There is a current trend of electing progressive or “reform-minded” prosecutors over “tough-on-crime” prosecutors in local elections across the country. Traditionally, prosecutors have possessed wide discretion over which cases to prosecute or not, and the law presumes that “prosecutors make discretionary decisions disinterestedly, unaffected by their own self-interest or the interest of others.” However, recently in Missouri, state officials have pushed for providing the state attorney general with concurrent jurisdiction over certain cases. In particular, the Missouri Senate passed a provision through an amendment to House Bill 2 (“HB2”) that would allow the State Attorney General to take over homicide cases in St. Louis City after ninety days if the Circuit Attorney has not filed charges or by request from “the chief law enforcement officer of the investigative agency for the alleged criminal offense or offenses.” Proponents of the measure say understaffed and inexperienced prosecutors require this kind of assistance to fight the “crime epidemic” in St. Louis City.
The proposed HB2 would drastically change Missouri’s historical practice of allowing the local prosecutor to exercise wide discretion in their roles. The election of progressive prosecutors in various cities and counties across the country is not something that has happened by chance. These communities are making the active choice to elect someone as prosecutor who feels the same way they do about the justice system. Voters who elect progressive prosecutors expect them to take many of the actions discussed throughout this Note, such as reduced prosecution of drug crimes or infrequent attempts to pursue the death penalty. While this issue is somewhat new in Missouri, similar proposals and discussions concerning a local prosecutor’s level of discretion have arisen across the country. This author suggests that the best resolution is for local legislatures to reject bills like HB2, which intentionally transfer local power away to the state level.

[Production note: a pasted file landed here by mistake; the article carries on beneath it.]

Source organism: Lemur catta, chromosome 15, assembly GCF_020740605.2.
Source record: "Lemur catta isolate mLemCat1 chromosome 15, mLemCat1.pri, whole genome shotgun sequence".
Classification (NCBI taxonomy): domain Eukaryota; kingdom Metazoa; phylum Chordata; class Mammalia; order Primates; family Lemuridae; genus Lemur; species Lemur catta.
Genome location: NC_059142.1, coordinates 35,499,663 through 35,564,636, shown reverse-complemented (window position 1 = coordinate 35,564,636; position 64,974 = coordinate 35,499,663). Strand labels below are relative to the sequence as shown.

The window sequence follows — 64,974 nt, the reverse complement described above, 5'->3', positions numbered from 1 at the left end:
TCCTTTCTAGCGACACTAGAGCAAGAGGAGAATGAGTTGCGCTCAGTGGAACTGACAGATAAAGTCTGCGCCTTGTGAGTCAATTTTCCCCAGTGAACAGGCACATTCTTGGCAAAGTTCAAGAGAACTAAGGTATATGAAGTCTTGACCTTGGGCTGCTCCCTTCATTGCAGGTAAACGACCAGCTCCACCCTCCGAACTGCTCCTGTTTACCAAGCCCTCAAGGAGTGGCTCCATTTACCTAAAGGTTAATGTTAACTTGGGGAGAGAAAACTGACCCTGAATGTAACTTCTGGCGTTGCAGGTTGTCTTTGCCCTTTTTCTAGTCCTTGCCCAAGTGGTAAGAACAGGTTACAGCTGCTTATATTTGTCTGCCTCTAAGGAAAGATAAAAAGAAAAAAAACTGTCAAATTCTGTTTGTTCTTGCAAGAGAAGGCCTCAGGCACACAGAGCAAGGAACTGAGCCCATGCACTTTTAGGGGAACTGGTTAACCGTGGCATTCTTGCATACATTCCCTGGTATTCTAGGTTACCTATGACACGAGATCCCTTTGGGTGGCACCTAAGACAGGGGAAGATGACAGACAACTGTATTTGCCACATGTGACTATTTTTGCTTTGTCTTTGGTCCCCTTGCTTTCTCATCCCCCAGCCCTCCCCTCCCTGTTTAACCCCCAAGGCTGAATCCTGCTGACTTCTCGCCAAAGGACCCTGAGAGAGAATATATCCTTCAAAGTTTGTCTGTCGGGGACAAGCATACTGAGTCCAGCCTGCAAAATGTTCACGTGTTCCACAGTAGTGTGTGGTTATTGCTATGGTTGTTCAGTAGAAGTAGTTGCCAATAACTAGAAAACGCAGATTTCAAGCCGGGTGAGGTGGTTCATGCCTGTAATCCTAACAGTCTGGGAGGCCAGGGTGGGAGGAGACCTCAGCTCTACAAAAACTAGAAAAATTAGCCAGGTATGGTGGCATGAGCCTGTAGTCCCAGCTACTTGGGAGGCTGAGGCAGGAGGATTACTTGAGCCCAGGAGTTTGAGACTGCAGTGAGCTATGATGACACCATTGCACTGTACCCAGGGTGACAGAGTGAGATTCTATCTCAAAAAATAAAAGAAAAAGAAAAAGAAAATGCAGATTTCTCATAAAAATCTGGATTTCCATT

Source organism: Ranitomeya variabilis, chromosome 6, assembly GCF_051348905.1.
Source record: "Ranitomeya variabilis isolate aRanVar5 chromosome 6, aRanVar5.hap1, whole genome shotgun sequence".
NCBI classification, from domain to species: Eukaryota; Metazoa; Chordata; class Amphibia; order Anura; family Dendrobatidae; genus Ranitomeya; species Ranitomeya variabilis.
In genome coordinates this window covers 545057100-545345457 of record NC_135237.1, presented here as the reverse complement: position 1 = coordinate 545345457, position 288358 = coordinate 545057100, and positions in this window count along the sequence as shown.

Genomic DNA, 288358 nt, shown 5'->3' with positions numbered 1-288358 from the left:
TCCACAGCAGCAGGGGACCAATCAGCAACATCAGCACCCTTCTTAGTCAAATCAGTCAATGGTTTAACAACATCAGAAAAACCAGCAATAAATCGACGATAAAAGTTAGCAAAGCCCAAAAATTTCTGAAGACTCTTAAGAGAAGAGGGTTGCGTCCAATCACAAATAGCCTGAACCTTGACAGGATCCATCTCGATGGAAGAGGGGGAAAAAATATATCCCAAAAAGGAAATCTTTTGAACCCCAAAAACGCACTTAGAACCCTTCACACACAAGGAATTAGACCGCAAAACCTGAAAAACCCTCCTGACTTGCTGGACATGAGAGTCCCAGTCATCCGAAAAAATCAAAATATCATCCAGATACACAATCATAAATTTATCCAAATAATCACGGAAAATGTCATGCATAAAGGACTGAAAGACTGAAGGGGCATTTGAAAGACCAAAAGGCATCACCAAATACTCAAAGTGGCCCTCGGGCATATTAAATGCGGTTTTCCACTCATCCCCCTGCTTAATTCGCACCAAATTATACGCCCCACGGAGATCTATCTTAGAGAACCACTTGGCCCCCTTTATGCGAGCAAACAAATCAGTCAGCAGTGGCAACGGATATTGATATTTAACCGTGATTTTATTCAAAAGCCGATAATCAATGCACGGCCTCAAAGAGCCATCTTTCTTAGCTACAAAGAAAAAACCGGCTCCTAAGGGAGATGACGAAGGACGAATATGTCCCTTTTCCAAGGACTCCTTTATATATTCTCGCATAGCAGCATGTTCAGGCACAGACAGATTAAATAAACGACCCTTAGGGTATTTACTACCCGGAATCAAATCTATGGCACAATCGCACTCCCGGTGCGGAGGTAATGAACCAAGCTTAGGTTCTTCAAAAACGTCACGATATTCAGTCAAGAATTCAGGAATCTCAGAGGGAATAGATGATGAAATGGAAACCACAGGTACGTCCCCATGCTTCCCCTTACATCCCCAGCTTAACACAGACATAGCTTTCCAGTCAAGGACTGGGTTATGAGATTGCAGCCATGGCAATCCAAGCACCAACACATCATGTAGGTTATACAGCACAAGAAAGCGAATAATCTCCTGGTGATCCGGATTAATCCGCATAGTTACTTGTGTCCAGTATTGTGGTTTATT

Legislative Push Towards Supersession in Missouri: Why the State Attorney General Should Not Be Statutorily Granted Concurrent Jurisdiction with Locally Elected Prosecutors,
St. Louis U. L.J.
Available at: https://scholarship.law.slu.edu/lj/vol66/iss4/9